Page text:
4. Very interesting…… I’ve ony had a quick scan through this, but didn’t notice any of the Rotring 700 range of which I have a few as well as many of the 600 range and a few leather pen holders which hold 4 ballpens or pencils.
    Will check site again.


    • Hi Douglas,
      Thanks for your interest in my blog. You can find a post ion the 700 line of pens here : , and two posts about the 600 line here and here.
      The Rotring 600 line is a very complex and foggy thing. I’m working on specific posts about it, but there I progress the more confused it became… Hope to make things clear and documented one day…


  5. Dear Olivier, I’m illustrator & graphic designer. I work with Rotring since 1996 and I love this brand.
    I’m always looking vintage pieces. Your work with this web its fantastic, thanks for all information, texts and pics its really genial. My work its very precise and rare, its a artistic and technic fusion. If you want to see you can go to my website:
    Thanks & regards.


    • Hello Oscar,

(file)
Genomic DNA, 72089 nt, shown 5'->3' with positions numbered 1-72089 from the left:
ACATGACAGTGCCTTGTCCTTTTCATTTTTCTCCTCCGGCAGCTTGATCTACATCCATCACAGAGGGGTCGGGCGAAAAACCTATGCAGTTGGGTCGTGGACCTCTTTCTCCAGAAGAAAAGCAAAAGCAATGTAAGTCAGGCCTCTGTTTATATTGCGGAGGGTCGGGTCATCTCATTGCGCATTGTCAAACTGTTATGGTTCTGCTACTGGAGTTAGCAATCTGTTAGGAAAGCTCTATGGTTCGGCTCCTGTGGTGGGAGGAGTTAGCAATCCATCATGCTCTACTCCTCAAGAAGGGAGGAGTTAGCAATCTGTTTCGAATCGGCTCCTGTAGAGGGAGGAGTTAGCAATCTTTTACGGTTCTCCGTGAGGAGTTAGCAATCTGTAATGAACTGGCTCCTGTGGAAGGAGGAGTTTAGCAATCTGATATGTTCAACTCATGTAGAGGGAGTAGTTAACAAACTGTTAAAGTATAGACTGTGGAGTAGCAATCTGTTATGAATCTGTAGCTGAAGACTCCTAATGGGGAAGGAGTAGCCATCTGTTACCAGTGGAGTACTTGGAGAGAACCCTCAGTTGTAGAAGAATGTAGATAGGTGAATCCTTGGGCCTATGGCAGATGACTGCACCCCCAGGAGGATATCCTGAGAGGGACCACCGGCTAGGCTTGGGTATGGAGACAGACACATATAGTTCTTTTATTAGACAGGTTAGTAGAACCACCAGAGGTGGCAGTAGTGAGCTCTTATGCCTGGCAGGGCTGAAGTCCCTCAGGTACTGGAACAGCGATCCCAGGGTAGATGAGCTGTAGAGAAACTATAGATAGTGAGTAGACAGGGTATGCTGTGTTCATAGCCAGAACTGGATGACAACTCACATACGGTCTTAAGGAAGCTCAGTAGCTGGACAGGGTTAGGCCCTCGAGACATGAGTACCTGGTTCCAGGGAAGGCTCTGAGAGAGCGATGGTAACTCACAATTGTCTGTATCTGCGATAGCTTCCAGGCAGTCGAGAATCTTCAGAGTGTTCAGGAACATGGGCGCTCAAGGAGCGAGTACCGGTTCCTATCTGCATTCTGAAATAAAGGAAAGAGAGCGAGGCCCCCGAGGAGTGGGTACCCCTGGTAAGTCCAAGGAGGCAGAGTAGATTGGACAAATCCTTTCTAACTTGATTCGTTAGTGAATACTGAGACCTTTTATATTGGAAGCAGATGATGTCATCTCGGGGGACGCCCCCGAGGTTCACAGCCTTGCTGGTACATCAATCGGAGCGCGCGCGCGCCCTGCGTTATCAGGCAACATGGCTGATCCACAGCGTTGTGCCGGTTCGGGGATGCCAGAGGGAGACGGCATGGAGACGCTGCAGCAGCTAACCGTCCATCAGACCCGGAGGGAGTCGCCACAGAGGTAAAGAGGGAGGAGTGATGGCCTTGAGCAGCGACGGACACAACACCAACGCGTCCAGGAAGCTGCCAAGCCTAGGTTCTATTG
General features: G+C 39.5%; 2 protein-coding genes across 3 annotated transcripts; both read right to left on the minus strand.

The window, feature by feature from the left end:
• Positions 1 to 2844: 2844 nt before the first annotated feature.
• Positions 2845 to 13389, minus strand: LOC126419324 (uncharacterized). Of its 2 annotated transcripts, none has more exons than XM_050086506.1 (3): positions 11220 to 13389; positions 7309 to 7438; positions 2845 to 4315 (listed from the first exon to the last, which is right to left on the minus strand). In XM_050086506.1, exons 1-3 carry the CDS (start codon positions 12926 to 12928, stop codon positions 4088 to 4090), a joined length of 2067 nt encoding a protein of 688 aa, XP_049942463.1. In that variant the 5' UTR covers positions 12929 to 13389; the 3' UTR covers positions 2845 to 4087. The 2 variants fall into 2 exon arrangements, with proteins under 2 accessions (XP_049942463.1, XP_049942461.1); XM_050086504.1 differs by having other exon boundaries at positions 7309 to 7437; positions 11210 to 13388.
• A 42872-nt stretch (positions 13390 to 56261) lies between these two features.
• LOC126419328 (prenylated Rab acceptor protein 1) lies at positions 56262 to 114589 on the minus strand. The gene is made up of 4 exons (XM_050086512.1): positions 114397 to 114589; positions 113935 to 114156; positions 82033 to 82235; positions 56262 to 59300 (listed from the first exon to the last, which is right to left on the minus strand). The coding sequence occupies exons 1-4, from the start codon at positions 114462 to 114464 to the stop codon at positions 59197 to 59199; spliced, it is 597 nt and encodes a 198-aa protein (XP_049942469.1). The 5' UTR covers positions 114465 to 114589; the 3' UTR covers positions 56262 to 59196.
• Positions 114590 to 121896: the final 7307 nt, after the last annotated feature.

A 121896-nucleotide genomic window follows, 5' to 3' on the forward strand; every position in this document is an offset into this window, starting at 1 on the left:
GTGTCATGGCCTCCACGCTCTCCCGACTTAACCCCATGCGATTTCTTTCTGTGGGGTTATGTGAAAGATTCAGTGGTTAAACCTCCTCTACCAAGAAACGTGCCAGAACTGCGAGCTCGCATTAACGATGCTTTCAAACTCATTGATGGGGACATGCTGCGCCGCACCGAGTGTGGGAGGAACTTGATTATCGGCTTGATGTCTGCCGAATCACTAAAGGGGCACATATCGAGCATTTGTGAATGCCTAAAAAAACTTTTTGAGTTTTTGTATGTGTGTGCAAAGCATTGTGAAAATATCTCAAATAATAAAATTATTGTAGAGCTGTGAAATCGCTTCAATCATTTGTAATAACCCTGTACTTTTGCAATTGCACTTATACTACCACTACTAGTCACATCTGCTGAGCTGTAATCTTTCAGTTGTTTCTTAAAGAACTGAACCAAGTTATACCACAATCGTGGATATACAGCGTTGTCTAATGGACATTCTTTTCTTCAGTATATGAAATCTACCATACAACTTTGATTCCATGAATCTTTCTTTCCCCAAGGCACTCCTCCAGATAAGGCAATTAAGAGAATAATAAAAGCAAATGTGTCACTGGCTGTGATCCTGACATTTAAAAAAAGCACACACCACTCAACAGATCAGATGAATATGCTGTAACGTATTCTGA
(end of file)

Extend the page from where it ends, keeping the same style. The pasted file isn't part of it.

Thanks for your kind words ans interest in my blog. I’ve checked your website and found your work really great and – as you said – very precise! Those lighters are so small, you must be working with a 0.1 :-))


  6. Thank you for your excellent WordPress blog – it has a huge amount of information and details of Rotring items I didn’t know existed, and has enabled me to improve my collection – I collect all makes of technical pen (but not drawing instruments). Rotring pens are interesting to me because I used Variants at college in the 70s- I bought old ones to restore for nostalgic reasons and got hooked as it were! I will keep watching this page for updates!